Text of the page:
The Emperor Jones

 

In Eugene O'Neil's play, The Emperor Jones, he presents a crucial 
lesson to mankind: one should not pretend to be someone who he is not. 
Multiple repercussions may occur to someone who denies their 
background and race. For example, in The Emperor Jones, the character, 
Brutus Jones, dissembles as a free white man (Jones was really black 
and was supposed to be in slavery during that time). Because of Jones' 
denial, he encounters numerous illusions in the forest of his black 
heritage, which haunt him until he is finally killed by his natives, 
under the accusation of an insurgence against his people. 

 O'Neil introduces the theme of denial bluntly. In the opening 
scene of the play, it is clear to the audience, from a nineteenth
century perspective, that Brutus Jones' physical features oppose his 
personal opinion of his individual status. Jones, a colored man, was 
expected to be a slave during the eighteen hundreds. Ironically, Jones 
proudly claims to be a white man and is portrayed as a powerful man in 
this first scene. 

 After O'Neil presents his theme of denial, he supplies following 
scenes with the consequences of illusions, displaying his true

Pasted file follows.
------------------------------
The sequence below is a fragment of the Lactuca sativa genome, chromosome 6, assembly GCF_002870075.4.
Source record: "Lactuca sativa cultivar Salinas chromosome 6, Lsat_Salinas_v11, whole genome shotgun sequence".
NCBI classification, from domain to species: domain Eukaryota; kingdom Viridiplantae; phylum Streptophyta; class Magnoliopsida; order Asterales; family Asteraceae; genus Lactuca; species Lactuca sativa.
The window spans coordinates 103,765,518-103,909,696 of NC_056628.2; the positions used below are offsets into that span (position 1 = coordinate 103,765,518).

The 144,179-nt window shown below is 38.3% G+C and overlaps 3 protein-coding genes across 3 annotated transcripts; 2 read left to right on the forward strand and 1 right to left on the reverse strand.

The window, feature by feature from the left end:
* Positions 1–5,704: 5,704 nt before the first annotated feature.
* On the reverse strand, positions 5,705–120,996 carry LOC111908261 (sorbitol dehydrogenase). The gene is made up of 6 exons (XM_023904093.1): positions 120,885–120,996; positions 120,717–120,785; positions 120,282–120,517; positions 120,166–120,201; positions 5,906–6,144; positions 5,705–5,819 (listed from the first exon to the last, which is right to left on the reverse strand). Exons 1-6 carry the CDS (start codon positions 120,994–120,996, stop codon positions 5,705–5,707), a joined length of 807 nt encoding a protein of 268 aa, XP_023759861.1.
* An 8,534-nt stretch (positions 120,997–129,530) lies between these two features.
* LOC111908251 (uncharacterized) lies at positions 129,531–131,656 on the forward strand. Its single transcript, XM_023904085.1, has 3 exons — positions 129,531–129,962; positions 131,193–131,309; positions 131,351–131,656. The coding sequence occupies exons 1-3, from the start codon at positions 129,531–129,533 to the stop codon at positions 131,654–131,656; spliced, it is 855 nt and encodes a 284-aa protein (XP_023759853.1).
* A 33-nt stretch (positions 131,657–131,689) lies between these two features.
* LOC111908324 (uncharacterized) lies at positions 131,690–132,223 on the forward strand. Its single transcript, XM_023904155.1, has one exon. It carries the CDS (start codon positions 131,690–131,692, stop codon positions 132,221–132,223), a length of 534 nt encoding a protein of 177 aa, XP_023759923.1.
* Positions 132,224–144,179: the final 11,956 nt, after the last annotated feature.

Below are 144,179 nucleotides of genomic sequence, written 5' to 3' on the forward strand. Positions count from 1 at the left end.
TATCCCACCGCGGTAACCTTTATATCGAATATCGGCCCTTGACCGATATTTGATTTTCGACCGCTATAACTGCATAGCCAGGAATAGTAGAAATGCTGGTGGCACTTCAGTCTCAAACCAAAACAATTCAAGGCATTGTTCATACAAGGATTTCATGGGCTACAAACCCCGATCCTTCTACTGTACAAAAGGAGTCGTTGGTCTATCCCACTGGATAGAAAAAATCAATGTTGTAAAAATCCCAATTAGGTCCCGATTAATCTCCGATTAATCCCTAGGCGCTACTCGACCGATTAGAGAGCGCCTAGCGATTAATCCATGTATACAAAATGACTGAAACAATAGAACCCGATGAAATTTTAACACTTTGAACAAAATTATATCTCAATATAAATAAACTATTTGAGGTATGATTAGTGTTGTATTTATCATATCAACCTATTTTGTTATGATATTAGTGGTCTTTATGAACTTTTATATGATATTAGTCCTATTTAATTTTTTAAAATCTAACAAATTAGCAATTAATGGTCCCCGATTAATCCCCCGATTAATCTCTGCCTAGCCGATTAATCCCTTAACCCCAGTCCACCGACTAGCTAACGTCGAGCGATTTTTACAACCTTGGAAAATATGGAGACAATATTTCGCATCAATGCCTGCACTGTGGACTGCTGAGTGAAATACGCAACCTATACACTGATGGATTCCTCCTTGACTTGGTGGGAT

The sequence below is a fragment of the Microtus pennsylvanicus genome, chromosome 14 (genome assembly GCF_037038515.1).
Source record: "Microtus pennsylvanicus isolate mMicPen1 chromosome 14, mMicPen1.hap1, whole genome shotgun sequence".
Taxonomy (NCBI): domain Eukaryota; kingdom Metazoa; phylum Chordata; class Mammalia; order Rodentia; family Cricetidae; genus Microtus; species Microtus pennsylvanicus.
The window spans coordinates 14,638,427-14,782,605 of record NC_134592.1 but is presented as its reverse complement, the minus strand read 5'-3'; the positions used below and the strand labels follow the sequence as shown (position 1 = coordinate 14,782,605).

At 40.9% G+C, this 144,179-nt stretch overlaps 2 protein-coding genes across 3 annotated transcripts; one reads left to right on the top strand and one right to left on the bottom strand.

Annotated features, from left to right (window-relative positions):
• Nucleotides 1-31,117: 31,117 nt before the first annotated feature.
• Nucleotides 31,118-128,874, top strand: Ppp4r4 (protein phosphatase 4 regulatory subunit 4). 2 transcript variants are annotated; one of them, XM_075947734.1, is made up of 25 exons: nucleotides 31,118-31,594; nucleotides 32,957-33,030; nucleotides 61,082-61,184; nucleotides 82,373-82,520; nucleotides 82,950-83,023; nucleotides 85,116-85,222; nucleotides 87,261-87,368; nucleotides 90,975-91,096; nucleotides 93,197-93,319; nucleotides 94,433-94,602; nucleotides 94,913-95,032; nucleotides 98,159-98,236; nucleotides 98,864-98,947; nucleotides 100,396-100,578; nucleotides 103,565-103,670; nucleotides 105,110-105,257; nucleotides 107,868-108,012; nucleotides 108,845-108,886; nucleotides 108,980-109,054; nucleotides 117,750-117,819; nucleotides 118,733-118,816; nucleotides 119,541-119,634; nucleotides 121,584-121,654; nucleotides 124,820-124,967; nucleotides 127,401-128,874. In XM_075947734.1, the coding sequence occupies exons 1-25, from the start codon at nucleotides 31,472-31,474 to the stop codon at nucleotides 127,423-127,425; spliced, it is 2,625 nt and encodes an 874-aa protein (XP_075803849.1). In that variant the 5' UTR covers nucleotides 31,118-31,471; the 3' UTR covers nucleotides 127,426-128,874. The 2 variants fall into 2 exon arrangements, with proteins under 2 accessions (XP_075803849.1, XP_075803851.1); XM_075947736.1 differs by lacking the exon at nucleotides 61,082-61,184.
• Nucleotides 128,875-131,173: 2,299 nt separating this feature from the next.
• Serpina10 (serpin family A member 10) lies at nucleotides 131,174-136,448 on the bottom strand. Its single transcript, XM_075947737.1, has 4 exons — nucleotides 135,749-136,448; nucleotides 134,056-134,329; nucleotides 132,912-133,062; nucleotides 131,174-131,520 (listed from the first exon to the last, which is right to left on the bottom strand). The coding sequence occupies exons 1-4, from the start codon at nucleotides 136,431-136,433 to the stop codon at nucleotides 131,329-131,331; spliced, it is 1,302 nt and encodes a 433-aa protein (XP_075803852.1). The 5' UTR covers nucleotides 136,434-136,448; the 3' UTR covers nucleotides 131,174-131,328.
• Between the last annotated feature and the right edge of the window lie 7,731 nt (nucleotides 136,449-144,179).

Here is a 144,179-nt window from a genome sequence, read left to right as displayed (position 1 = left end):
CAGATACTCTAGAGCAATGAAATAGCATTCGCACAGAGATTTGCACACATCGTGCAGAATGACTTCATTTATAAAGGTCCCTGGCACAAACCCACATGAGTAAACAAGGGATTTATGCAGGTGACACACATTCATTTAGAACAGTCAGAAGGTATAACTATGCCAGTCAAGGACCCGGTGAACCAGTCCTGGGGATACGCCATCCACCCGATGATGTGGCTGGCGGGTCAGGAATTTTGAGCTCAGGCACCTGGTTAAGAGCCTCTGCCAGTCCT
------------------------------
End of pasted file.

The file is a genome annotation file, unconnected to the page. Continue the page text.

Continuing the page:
lineage. One apparition Jones encounters is a gang of Negroes chained, 
working on the road supervised by a white man. The anticipation of the 
audience is that Jones will assist the white man with managing the 
slaves. Instead, Jones is ordered to work; subconsciously, he proceeds 
to the slave work with his fellow natives. Jones finally realizes his 
actions and shoots the apparition, which immediately disappears. 

 Jones experiences a similar illusion later of chained blacks, 
sitting in rows, wailing, awaiting their slavery. Intuitively, Jones 
joins their rhythm and swaying and his cry rises louder than the 
others. This illusion leaves on its own and Jones advances through the
forest. These two apparitions demonstrate that inside, Jones really 
understands that he is colored, but he cannot admit it. 

 The next two of Jones' illusions display that the other people 
realize that Jones is black which aggravates him even more. First
Jones confronts a slave auction. He spectates until he realizes that 
it is he, who is being auctioned. As a result, Jones loses control and 
goes wild. Finally, Jones witnesses a religious sacrifice, one similar 
to his native religious. It is not until Jones realizes that the witch 
doctor is offering him as a sacrifice, to be eaten by the crocodile, 
that Jones loses control once again. 

 O'Neil presents a theme of denial in The Emperor Jones. O'Neil 
teaches that denial of one's heritage is a dangerous situation that 
may result in apparitions and death. He suggests a cure to self-denial 
if it's not too late. O'Neil implies that if the people associated 
with such a person familiarize him with his real identity, he might be 
saved. Unfortunately, the natives were too fearful of Jones to express 
such feelings. It wasn't until Jones saw the illusions of the people 
identifying him as a black person that he realized that he was 
colored. At this point it was too late for Jones